G V Dennis writes:
Just after nine o'clock on the morning of Thursday, June 1st, we heard the sound of shellfire not very far away. A few shells of high explosive had burst above the wood and shrapnel rained down on 'A' Company, part of which was having a rifle inspection with Second Lieutenant P. Grahame (Pansy) in charge. As quickly as possible the men flung themselves down on the ground - no drill book had taught this movement, it had to be grasped when the time for it came. Sergeant Seward was one of those killed instantly and some men were wounded including Ernest Forster. Sergeant R. Seward, Rifleman J.W. Collier and Rifleman V.G. Hickes were buried in Riflehouse Cemetery in Plugstreet Wood.
There is quite a bit of information about John William Collier, C/12966, beyond the CWGC record, but Ancestry have done their best to hide his military record. It is badly mistranscribed but I still don't understand why, when you have the options set to 'UK and Ireland' and the name at least is correct, all sorts of USA records and different names come up first. To save others the slog here's the link - John William Collier military record .
Or search on the full name and enlistment date without a place of residence, because it says
'Residence High Street?? , Regiment name ??Rd Rifles Man Rifles of Canada' and gives his number as 12966, without the C/ ,even though it's clear on the attestation form.
He was born in Helmsley - I'd noticed him first on the photograph of the Fevershams with 'A' company men from Helmsley and area, at Aldershot just before embarking for France, illustrating the KRRC journal article about Dennis to which I gave a link before. The note at the back of Dennis's book, written by Michael Hickes who edited A Kitchener Man's Bit for publication, says that Collier's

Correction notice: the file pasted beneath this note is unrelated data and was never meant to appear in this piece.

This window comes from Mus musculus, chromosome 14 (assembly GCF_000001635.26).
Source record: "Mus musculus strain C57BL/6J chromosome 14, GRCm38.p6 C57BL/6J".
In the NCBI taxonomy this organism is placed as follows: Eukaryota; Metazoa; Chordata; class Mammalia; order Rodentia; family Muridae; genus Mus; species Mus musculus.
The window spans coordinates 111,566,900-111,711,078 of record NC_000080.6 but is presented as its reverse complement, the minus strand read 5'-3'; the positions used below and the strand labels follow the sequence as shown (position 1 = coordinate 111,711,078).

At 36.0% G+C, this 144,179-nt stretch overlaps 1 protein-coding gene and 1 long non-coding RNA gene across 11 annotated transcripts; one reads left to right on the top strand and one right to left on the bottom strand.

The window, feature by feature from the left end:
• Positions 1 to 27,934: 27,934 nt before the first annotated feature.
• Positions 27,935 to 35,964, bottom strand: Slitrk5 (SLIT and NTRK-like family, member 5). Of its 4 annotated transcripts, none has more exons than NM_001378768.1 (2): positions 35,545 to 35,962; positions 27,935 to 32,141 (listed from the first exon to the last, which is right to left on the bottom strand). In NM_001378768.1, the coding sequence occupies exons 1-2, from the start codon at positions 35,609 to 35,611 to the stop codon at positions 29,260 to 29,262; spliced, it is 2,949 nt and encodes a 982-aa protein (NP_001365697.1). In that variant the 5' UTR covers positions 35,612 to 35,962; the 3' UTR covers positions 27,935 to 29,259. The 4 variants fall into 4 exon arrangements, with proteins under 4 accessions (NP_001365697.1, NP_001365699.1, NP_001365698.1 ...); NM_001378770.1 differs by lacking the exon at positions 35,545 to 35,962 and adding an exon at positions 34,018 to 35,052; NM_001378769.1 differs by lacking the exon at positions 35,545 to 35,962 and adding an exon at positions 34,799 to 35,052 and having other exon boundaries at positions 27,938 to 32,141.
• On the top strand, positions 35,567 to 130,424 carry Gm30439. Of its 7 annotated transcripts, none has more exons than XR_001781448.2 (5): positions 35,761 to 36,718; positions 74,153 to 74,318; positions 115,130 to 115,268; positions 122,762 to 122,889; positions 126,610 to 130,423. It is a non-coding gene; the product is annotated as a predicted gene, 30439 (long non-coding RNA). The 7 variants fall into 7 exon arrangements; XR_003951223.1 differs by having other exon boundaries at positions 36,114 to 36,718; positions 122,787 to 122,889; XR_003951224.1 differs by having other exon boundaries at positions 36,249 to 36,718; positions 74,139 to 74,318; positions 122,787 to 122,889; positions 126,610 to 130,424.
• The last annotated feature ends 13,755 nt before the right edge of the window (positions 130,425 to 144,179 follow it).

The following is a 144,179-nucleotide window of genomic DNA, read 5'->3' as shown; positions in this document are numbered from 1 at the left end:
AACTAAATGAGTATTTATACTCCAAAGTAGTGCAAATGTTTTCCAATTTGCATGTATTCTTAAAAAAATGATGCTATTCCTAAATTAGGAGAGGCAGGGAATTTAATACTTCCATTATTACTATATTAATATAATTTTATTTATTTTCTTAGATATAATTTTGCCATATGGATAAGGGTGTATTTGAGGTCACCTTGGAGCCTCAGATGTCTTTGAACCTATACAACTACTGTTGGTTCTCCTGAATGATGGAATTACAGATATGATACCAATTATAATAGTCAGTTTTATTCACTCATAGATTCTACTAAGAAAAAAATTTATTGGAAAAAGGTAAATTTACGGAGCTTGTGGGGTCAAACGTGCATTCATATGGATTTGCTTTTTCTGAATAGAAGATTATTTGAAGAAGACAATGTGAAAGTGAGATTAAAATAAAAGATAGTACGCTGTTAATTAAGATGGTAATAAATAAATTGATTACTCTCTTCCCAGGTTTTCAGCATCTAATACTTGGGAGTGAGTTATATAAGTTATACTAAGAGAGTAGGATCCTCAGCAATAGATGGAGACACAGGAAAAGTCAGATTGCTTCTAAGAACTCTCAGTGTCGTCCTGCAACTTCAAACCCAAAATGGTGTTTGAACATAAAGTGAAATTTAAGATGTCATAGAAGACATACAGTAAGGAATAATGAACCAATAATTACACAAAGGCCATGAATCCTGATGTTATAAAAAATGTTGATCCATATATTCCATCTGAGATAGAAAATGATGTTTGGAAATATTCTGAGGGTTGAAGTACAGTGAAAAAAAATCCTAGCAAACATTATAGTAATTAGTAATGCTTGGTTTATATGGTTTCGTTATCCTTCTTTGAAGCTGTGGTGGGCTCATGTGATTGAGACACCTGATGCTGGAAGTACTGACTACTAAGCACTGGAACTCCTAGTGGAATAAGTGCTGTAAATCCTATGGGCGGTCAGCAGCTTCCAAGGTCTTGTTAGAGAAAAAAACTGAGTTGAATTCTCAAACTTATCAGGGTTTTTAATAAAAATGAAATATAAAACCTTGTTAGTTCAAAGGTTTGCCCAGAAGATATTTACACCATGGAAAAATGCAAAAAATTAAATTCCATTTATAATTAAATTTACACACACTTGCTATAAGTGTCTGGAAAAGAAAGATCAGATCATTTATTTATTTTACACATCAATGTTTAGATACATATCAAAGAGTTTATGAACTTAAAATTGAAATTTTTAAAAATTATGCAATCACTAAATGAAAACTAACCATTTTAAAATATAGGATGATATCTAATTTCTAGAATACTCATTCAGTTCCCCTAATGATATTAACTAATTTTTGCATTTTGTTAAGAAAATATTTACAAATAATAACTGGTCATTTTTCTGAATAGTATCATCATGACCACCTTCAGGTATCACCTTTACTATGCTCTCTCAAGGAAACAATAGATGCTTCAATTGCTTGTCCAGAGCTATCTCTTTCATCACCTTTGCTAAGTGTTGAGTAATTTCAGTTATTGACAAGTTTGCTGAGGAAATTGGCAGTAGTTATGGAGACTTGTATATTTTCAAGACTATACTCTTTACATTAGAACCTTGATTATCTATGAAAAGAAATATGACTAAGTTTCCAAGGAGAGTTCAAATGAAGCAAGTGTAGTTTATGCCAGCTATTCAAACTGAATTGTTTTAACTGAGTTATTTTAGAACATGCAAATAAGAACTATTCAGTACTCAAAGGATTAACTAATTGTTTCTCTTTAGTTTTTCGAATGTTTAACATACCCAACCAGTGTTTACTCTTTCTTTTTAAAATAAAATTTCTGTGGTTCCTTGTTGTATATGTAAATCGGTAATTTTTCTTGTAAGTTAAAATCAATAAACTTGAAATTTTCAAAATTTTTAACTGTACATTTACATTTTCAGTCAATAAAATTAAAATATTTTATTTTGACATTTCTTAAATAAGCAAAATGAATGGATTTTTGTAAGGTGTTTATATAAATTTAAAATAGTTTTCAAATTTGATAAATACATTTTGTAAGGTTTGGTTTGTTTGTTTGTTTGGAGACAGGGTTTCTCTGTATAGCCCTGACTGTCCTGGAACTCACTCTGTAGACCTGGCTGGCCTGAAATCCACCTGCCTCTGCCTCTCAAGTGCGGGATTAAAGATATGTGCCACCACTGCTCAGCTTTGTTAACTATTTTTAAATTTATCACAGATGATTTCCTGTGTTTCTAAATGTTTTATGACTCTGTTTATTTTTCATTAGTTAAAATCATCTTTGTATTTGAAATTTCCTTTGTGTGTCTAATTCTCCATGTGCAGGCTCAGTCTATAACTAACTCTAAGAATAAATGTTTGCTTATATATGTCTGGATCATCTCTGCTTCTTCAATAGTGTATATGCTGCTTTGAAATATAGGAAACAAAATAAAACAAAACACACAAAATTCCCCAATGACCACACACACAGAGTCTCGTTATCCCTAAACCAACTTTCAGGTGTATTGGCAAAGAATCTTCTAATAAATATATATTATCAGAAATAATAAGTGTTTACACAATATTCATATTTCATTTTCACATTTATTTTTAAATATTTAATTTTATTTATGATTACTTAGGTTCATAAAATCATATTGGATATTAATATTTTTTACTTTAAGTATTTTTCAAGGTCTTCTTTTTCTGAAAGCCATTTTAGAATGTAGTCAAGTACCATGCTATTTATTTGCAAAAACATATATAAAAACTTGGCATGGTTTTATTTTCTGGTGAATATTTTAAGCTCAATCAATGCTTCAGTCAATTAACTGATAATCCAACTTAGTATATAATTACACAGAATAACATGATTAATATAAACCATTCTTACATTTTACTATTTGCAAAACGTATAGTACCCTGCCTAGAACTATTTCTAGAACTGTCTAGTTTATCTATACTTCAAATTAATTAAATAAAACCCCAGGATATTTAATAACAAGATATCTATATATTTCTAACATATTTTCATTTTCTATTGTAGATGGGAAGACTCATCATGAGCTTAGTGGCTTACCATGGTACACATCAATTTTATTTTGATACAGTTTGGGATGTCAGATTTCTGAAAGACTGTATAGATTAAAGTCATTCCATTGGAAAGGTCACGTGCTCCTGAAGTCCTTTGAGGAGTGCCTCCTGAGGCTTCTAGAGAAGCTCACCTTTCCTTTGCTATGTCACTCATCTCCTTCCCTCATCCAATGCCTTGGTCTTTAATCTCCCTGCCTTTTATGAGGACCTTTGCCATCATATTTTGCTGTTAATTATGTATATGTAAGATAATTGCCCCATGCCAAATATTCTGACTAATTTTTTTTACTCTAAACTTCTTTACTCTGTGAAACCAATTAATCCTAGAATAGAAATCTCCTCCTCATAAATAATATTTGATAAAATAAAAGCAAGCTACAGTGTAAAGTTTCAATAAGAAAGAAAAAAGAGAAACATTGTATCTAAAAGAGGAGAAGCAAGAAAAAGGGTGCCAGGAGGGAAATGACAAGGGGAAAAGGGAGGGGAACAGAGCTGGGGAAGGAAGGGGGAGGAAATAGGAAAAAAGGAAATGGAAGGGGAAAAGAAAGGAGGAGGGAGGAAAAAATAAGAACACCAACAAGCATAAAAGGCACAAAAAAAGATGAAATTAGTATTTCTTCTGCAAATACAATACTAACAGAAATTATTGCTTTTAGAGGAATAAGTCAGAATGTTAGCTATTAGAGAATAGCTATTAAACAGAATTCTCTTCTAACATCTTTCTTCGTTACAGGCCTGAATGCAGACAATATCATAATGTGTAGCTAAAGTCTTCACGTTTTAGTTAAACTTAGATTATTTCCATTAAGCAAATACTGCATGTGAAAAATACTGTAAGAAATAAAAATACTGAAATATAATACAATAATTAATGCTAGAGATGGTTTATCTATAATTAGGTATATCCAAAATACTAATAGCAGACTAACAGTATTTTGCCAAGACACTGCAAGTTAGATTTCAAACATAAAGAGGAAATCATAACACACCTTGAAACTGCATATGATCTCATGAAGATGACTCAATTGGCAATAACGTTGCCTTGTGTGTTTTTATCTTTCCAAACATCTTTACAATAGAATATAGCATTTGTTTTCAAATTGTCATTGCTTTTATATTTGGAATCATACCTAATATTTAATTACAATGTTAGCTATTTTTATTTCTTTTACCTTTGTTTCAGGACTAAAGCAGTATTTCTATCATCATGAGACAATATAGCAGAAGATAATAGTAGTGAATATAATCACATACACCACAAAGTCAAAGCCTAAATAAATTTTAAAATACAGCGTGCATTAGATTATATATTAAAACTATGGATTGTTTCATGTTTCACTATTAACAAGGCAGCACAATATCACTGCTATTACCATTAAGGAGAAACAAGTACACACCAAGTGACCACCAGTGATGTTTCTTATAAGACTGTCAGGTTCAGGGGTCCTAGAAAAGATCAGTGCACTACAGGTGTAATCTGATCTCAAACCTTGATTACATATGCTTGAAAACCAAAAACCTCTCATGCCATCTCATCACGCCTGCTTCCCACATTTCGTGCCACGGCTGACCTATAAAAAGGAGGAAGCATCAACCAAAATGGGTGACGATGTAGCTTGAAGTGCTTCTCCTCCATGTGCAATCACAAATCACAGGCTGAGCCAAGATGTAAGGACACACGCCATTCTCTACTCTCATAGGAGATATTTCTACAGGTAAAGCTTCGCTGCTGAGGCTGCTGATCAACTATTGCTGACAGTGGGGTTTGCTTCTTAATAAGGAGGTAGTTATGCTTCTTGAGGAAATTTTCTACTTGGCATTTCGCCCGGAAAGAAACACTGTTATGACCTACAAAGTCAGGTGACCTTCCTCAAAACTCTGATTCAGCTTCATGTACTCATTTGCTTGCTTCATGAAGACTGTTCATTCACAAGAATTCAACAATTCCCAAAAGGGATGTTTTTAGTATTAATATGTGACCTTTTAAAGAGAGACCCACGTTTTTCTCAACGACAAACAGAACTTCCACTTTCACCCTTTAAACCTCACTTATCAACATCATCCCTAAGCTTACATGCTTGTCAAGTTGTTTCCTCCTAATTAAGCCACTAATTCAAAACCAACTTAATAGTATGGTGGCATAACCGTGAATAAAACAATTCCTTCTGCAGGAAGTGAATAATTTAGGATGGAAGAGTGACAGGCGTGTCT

letter to his father, dated that morning, giving interesting detail of the conditions of YR men, has been deposited by his nephew, Johnny Collier, Pottergate, Helmsley, with the Liddle First War Archives, at The Brotherton Library, Leeds University.
There's a facsimile of part of it on the cover of the book - nice clear handwriting, to 'Dear Dad' from 'Somewhere in Belgium 1/6/16'.
In 1911 he was a postman living at home with his family in High Street, Helmsley, with his parents and six younger siblings aged 5-16. His father, William, is described as 'Gardener Labourer Domestic'. I've been interested in the number of these riflemen so far who are NOT farmers, but most of them belong to small communities in farming areas. In 1901 the Colliers had been at Sproxton, close by and like Helmsley itself on the edge of Duncombe Park, and his father seems then to have been a gardener in the grounds of Sproxton Hall, a large farm.
In 1915 Collier was described as a 'clerk' on his attestation form; other records show this was still in the post office. His attestation was at Helmsley on 17 November and Feversham approved on 19 Nov. His medical form confirms the supposition that he was in A company.
He was just very unlucky that he was in the wrong place on June 1.